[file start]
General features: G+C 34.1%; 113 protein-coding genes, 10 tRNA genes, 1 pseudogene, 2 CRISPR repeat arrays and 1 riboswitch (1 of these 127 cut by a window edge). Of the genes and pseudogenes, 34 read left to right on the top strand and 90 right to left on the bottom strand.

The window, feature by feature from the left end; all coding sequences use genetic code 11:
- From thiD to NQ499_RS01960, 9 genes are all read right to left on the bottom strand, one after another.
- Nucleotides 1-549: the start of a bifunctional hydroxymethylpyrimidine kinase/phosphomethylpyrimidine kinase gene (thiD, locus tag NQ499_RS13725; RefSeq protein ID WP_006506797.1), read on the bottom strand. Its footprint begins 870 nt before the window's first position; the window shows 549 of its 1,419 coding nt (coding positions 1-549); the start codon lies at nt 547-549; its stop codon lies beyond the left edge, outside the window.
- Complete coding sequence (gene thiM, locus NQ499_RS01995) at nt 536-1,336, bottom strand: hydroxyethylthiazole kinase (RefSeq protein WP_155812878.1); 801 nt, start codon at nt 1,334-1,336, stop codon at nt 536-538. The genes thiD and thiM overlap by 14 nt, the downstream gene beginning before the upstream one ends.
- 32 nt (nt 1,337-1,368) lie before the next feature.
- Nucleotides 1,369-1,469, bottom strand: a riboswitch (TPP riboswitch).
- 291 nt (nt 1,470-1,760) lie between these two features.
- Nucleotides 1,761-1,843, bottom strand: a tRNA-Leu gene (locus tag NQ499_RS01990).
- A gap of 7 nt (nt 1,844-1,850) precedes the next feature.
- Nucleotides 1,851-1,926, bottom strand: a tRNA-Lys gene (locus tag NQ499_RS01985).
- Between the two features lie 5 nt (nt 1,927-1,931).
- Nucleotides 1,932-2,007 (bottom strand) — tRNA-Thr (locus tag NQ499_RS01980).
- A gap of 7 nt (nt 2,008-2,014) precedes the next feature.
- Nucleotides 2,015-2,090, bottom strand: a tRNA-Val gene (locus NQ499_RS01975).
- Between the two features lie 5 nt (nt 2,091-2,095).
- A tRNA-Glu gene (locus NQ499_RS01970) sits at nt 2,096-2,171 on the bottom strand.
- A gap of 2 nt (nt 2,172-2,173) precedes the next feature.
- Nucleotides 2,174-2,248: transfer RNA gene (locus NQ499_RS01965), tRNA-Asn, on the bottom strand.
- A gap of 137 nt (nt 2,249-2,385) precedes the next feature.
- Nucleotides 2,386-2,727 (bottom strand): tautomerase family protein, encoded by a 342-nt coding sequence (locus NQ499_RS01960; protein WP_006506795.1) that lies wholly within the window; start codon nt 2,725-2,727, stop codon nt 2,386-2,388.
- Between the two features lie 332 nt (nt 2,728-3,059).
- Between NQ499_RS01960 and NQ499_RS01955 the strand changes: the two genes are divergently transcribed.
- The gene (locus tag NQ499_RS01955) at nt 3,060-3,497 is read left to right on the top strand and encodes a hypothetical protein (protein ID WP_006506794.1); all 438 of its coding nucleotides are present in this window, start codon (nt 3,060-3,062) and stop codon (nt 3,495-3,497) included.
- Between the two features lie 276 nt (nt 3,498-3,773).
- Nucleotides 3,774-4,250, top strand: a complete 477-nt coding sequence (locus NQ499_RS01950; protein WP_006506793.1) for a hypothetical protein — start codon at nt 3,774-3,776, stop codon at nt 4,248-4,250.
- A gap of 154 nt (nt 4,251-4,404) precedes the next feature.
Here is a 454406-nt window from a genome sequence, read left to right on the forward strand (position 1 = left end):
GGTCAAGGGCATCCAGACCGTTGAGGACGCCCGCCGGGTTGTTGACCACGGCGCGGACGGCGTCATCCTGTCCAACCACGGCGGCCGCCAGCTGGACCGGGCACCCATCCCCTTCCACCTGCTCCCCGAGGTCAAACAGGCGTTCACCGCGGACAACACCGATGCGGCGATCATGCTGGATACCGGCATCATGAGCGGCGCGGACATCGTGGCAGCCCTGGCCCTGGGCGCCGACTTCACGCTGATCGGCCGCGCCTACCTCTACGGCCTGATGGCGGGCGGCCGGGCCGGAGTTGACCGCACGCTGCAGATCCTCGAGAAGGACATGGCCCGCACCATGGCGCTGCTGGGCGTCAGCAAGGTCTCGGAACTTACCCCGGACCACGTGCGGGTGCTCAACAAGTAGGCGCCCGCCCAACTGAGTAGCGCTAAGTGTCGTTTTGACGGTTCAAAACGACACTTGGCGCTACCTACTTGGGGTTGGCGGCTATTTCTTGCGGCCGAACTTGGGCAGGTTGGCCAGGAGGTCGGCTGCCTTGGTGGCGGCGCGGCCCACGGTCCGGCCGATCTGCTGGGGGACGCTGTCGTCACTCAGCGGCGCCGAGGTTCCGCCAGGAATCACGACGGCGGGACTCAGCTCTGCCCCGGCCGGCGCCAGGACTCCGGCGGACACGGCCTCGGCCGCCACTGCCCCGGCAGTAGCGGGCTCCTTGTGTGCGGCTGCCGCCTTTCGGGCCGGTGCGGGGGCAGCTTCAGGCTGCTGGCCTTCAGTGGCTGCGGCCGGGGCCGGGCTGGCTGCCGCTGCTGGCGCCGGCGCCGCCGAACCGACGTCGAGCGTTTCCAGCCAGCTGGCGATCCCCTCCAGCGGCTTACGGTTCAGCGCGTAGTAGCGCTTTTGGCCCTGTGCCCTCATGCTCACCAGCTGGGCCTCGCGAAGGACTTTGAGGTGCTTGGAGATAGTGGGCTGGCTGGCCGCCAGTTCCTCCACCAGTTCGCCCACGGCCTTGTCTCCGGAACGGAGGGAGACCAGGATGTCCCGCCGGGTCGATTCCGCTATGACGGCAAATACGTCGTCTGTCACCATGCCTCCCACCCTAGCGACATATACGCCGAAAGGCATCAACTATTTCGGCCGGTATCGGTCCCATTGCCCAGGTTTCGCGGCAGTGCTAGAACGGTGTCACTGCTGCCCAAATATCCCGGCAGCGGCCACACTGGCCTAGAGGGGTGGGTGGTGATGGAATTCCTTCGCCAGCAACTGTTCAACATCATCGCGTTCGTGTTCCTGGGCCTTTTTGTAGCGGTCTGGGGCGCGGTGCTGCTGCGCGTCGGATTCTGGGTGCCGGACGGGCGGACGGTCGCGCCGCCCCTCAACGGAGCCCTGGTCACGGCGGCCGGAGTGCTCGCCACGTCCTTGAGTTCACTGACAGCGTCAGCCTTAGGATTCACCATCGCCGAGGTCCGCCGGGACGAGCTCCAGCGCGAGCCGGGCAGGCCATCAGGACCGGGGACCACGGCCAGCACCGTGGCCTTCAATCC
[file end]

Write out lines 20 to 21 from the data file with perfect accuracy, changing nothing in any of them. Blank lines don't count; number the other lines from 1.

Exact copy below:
- A gap of 137 nt (nt 2,249-2,385) precedes the next feature.
- Nucleotides 2,386-2,727 (bottom strand): tautomerase family protein, encoded by a 342-nt coding sequence (locus NQ499_RS01960; protein WP_006506795.1) that lies wholly within the window; start codon nt 2,725-2,727, stop codon nt 2,386-2,388.